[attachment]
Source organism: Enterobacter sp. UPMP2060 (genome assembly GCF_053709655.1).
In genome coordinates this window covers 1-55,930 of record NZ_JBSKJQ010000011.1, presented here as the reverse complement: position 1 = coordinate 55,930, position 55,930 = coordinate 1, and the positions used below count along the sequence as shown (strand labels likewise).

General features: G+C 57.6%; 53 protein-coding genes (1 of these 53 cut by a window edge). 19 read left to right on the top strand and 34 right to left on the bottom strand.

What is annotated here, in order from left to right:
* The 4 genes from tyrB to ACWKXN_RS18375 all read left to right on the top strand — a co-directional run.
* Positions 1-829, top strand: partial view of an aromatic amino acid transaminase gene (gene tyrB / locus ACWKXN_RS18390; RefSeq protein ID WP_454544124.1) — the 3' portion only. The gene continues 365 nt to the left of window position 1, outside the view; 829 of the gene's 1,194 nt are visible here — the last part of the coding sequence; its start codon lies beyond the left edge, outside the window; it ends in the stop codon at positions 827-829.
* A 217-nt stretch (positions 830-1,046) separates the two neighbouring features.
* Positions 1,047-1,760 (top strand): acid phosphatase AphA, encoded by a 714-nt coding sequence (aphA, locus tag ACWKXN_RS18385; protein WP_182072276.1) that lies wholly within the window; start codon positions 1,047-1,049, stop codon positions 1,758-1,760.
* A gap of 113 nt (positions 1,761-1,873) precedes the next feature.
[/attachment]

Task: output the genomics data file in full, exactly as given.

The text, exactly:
Source organism: Enterobacter sp. UPMP2060 (genome assembly GCF_053709655.1).
In genome coordinates this window covers 1-55,930 of record NZ_JBSKJQ010000011.1, presented here as the reverse complement: position 1 = coordinate 55,930, position 55,930 = coordinate 1, and the positions used below count along the sequence as shown (strand labels likewise).

General features: G+C 57.6%; 53 protein-coding genes (1 of these 53 cut by a window edge). 19 read left to right on the top strand and 34 right to left on the bottom strand.

What is annotated here, in order from left to right:
* The 4 genes from tyrB to ACWKXN_RS18375 all read left to right on the top strand — a co-directional run.
* Positions 1-829, top strand: partial view of an aromatic amino acid transaminase gene (gene tyrB / locus ACWKXN_RS18390; RefSeq protein ID WP_454544124.1) — the 3' portion only. The gene continues 365 nt to the left of window position 1, outside the view; 829 of the gene's 1,194 nt are visible here — the last part of the coding sequence; its start codon lies beyond the left edge, outside the window; it ends in the stop codon at positions 827-829.
* A 217-nt stretch (positions 830-1,046) separates the two neighbouring features.
* Positions 1,047-1,760 (top strand): acid phosphatase AphA, encoded by a 714-nt coding sequence (aphA, locus tag ACWKXN_RS18385; protein WP_182072276.1) that lies wholly within the window; start codon positions 1,047-1,049, stop codon positions 1,758-1,760.
* A gap of 113 nt (positions 1,761-1,873) precedes the next feature.